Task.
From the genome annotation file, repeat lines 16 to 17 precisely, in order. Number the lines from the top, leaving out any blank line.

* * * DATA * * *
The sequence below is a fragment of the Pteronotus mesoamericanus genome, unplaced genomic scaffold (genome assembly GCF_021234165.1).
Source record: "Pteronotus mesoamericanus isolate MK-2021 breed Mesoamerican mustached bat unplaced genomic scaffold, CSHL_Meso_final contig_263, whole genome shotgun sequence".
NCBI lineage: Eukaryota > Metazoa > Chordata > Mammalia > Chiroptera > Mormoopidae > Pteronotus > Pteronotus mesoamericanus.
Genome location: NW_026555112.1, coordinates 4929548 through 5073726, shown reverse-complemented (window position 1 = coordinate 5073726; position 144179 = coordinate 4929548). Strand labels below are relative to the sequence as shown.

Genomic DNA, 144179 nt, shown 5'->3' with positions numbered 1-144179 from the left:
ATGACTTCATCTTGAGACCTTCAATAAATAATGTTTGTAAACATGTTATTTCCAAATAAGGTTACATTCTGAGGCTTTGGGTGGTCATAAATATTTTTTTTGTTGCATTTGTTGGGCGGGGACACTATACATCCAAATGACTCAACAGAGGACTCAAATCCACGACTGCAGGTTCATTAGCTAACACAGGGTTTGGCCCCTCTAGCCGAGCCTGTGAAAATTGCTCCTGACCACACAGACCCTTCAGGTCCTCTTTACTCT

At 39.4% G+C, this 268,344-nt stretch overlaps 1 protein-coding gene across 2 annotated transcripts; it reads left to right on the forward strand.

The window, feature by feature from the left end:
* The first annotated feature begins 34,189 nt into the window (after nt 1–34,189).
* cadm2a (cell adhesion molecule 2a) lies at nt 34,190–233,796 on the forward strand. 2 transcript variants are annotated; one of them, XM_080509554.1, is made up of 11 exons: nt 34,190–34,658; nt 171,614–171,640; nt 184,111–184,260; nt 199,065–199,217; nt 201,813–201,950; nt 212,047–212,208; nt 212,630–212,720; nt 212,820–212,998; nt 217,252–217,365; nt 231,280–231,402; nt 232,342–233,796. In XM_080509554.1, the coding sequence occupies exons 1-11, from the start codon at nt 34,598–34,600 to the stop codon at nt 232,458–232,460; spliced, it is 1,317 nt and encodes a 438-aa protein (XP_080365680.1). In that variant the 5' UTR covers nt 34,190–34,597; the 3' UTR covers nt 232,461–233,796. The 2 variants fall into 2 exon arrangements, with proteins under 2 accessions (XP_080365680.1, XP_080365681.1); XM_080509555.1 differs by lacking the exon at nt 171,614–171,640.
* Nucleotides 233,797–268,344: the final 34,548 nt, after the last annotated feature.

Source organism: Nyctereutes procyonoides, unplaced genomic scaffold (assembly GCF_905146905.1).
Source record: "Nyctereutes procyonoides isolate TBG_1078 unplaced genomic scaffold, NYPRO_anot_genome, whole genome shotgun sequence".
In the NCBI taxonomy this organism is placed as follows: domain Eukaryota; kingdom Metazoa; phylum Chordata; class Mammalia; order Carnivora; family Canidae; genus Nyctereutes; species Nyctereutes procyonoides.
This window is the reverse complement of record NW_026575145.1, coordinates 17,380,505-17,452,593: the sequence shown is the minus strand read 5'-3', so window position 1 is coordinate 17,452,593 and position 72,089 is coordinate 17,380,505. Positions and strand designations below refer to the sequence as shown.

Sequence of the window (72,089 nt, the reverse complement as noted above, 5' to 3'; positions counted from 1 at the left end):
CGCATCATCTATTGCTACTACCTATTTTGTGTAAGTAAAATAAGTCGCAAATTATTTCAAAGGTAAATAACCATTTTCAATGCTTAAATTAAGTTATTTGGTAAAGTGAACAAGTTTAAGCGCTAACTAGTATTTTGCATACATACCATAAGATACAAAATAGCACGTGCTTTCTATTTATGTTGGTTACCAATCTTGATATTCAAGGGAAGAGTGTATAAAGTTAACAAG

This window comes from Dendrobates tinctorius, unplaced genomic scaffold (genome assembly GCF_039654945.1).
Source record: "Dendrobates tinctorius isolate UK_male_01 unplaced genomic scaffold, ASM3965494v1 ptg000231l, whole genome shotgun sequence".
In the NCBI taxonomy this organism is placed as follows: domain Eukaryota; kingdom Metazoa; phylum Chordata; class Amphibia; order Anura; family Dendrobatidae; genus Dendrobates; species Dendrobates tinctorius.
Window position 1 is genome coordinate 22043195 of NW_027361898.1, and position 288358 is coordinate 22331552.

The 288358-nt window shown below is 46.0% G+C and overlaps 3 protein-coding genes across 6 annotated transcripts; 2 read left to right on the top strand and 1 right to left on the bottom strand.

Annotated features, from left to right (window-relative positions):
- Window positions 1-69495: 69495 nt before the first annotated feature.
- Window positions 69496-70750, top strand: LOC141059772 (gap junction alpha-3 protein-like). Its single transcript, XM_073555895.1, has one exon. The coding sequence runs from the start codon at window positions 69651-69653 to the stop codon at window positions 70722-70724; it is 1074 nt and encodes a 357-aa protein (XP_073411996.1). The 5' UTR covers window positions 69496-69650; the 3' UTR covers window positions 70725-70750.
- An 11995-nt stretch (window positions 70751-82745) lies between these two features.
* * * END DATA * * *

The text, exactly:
Sequence of the window (72,089 nt, the reverse complement as noted above, 5' to 3'; positions counted from 1 at the left end):
CGCATCATCTATTGCTACTACCTATTTTGTGTAAGTAAAATAAGTCGCAAATTATTTCAAAGGTAAATAACCATTTTCAATGCTTAAATTAAGTTATTTGGTAAAGTGAACAAGTTTAAGCGCTAACTAGTATTTTGCATACATACCATAAGATACAAAATAGCACGTGCTTTCTATTTATGTTGGTTACCAATCTTGATATTCAAGGGAAGAGTGTATAAAGTTAACAAG